Environmental pollutants and other chemicals can affect the human hormone systems. The issue of endocrine (hormonal) impact as an important environmental pollutant has attracted considerable attention in recent years, particularly with regard to estrogenic effect.
Exposure during pregnancy to estrogen-like compounds can affect the children of the next generation and sometimes only be detected in adulthood. It is well known that the treatment of pregnant women with estrogen (diethylstilbestrol, DES) may cause vaginal cancer in their daughters, and that their daughters and sons also may develop genital malformation, problems with female fertility and pregnancy.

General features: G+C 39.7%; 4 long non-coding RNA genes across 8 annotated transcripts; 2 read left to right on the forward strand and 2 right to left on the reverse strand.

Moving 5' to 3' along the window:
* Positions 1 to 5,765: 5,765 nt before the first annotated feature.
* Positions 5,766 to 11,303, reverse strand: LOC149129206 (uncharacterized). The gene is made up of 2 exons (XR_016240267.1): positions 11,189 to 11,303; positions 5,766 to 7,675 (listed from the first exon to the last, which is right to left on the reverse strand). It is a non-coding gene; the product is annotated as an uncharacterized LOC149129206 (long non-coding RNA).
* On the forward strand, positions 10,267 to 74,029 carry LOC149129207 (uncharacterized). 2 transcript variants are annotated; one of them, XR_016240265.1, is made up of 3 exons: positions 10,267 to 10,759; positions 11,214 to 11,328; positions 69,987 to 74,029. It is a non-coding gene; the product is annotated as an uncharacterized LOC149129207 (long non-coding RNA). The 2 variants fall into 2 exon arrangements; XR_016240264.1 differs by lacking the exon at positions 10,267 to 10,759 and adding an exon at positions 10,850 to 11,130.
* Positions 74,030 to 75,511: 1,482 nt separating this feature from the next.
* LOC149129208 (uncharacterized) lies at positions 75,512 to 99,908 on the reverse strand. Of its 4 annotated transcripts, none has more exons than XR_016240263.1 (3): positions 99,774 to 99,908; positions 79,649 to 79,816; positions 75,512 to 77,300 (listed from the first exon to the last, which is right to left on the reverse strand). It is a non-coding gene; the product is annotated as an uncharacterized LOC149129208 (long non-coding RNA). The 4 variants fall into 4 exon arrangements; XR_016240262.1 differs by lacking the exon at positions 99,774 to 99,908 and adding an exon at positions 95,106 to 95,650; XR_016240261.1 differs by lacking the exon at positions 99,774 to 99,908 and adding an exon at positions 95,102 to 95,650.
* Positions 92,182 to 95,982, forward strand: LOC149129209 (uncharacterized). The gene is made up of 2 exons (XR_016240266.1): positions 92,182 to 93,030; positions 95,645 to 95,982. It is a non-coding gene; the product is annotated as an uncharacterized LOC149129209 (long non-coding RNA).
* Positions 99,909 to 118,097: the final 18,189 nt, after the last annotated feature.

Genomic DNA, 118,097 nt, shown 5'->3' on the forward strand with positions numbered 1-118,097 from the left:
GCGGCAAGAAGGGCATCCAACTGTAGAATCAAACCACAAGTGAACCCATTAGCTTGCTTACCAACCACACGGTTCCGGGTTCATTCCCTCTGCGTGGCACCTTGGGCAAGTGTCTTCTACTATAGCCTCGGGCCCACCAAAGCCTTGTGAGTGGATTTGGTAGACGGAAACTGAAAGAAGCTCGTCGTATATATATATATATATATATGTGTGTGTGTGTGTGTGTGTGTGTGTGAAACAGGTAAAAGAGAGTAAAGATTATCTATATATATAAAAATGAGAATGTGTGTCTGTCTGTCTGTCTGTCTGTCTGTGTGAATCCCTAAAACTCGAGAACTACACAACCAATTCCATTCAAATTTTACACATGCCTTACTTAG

Another disease that is clearly increasing is testicular cancer. Europe and North America have seen a steady increase since the 1940s. An increased estrogen exposure at the time of birth has been discussed as one of several possible risk factors. And it is plausible that environmental pollutants also interfere with normal onset of puberty.